I’ll turn it over to Lee:
You Failed the Bar Exam. Now What?
Almost anyone who has sat for the bar exam has imagined failing. You log in to the website Friday evening and your name doesn’t appear on the pass list. You are not exactly sure what to do with yourself. You have such a mix of emotions. Where do you even begin?
Well first, you are not alone.
Typically, between 45 and 50 percent of the people taking the California bar exam will not get good results on results day.
I personally know very smart and accomplished people who did not pass. It does not mean they weren’t smart enough. It does not mean that they won’t be good lawyers (I know many great lawyers who didn’t pass the first time). It just means they couldn’t beat the test the time that they took it.
So what do you do if you find yourself in this situation?
Immediate Steps to Take
1. Be disappointed.
It is important that you allow yourself to be disappointed and frustrated by the outcome. The bar exam is a very emotional experience and you put in a lot of time and effort to take the exam four months ago. You want to give yourself time to deal with the results. That means you should take the weekend for yourself.
It is up to you how you want to handle it. If you don’t want to hear from people about whether or not they passed, consider turning off your cell phone or not checking Facebook. The results will go public on Sunday and then people won’t have to ask you if you have passed.
But on Monday you need to start re-grouping and move on to the rest of the steps below.
2. Commit to taking the bar exam again.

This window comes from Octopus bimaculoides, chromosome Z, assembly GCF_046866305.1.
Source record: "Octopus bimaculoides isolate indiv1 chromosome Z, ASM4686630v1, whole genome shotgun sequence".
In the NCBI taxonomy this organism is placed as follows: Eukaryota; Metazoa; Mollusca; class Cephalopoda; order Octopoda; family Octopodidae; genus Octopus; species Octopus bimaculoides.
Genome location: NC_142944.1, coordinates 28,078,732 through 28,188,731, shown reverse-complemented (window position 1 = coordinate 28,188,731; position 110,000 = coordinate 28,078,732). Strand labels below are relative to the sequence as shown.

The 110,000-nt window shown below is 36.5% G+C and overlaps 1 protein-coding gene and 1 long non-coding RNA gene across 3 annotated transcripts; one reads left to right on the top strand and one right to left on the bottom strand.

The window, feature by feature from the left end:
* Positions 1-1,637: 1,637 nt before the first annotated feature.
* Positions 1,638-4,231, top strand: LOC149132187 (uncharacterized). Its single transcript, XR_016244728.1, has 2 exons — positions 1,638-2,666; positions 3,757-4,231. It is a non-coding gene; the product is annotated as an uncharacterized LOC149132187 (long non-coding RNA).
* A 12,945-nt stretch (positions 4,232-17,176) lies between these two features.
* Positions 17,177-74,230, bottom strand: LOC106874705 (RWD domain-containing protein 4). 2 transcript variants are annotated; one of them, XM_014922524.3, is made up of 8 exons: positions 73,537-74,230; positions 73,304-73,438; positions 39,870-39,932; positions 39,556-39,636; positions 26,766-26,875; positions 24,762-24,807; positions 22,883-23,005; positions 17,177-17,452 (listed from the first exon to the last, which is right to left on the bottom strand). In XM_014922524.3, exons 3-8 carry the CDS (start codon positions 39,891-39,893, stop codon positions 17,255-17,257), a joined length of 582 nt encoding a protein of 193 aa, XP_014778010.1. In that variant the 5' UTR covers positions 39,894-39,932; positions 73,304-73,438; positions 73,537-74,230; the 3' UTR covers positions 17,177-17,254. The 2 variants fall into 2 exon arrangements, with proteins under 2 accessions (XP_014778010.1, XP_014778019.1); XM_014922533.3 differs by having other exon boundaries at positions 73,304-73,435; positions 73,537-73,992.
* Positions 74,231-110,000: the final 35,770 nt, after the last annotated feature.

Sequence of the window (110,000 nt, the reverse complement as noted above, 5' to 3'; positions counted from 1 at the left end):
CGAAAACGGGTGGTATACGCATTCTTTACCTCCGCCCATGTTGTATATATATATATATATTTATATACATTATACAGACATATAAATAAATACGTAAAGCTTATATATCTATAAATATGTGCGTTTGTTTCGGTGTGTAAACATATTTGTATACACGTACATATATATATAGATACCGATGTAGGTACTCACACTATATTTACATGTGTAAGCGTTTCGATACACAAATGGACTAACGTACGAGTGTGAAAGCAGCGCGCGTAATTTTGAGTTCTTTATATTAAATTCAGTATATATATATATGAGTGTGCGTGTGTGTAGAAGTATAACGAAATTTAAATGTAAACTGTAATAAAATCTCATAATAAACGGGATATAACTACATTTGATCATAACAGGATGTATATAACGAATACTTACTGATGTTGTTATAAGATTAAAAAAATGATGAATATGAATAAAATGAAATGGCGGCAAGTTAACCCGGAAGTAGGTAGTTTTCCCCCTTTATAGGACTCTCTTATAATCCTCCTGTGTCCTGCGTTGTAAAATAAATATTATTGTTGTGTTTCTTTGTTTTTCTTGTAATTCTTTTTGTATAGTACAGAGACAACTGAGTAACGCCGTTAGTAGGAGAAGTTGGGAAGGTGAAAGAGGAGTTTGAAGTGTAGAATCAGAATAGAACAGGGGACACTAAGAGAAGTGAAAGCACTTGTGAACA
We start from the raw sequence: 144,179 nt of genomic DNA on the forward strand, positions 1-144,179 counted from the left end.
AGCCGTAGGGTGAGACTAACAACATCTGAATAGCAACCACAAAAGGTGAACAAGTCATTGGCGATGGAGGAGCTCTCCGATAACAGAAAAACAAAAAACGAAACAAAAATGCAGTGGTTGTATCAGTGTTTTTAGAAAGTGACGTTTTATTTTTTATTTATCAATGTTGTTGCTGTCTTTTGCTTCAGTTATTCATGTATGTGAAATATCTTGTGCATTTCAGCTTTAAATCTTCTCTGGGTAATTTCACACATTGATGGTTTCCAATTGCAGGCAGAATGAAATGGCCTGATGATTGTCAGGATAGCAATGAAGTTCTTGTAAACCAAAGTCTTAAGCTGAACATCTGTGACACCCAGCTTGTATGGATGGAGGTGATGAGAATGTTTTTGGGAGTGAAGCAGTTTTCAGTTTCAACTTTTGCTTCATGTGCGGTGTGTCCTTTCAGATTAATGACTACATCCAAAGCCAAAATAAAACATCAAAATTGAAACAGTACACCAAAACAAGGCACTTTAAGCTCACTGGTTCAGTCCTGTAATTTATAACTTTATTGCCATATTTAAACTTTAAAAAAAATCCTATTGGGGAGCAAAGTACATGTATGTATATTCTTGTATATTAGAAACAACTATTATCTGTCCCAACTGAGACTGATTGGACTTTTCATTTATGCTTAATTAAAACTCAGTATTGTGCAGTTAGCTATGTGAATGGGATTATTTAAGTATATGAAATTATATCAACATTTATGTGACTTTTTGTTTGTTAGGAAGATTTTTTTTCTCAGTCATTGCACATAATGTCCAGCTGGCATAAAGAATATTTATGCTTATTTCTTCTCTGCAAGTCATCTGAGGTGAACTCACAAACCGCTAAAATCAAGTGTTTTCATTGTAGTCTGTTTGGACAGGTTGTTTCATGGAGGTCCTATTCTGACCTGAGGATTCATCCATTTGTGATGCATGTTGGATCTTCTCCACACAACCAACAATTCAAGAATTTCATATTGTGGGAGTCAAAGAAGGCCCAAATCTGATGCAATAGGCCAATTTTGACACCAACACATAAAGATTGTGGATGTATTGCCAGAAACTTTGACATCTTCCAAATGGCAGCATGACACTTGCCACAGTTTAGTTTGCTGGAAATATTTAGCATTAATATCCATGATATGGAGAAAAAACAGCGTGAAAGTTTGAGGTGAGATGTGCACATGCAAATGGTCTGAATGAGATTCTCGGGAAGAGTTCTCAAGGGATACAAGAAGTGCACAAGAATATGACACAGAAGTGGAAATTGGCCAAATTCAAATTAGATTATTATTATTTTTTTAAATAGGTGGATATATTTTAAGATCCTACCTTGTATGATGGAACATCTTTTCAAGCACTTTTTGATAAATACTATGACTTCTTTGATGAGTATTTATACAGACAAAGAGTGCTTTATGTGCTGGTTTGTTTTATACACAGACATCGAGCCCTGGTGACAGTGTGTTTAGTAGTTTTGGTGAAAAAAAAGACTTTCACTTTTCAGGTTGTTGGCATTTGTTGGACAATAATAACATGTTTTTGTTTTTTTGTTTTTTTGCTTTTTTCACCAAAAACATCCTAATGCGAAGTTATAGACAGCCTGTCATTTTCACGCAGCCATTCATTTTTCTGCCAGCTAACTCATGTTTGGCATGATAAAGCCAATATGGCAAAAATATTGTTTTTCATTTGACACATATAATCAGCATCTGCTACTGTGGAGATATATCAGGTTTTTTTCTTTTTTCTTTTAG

The next step is committing to taking the bar again. This may sound like an easy decision but it is not.
It has many parts to it.
- Time: It takes time to study for the bar again. You may be working and already have a job. You may have to consider whether or not that job will allow you to take time to adequately study and prepare. You must decide which bar exam you are going to take next. I typically recommend the next bar cycle so you retain as much information as you can from your previous testing experience.
- Money: I hate to say it, but finances are an important piece of taking the bar again. We all know and appreciate that taking the bar is not cheap. The test itself is expensive, even before you decide to pay for any additional preparation help. Most bar takers are already in debt from their law school loans and previous bar-taking experience. It is important to determine if you can financially support yourself taking the next bar exam. You do not want to be distracted while studying by having to worry unnecessarily about finances.
- Attitude: This is in many cases the most important part of getting yourself ready to commit to taking the bar exam again. Everyone deals with a challenge like this differently. But you must emotionally commit to beating this test. You must decide that this is a goal that you want to achieve and you are going to do your best to get there. You cannot approach re-taking the bar exam without determination and gusto. You cannot approach it simply with a fear of failure. You must decide that you will overcome this challenge and give yourself the best chance to do so.
3. Change the way you approach the test.
So once you have committed to taking the test again, what do you do to make sure you are ready?
>>> Change the way you study and approach the test <<<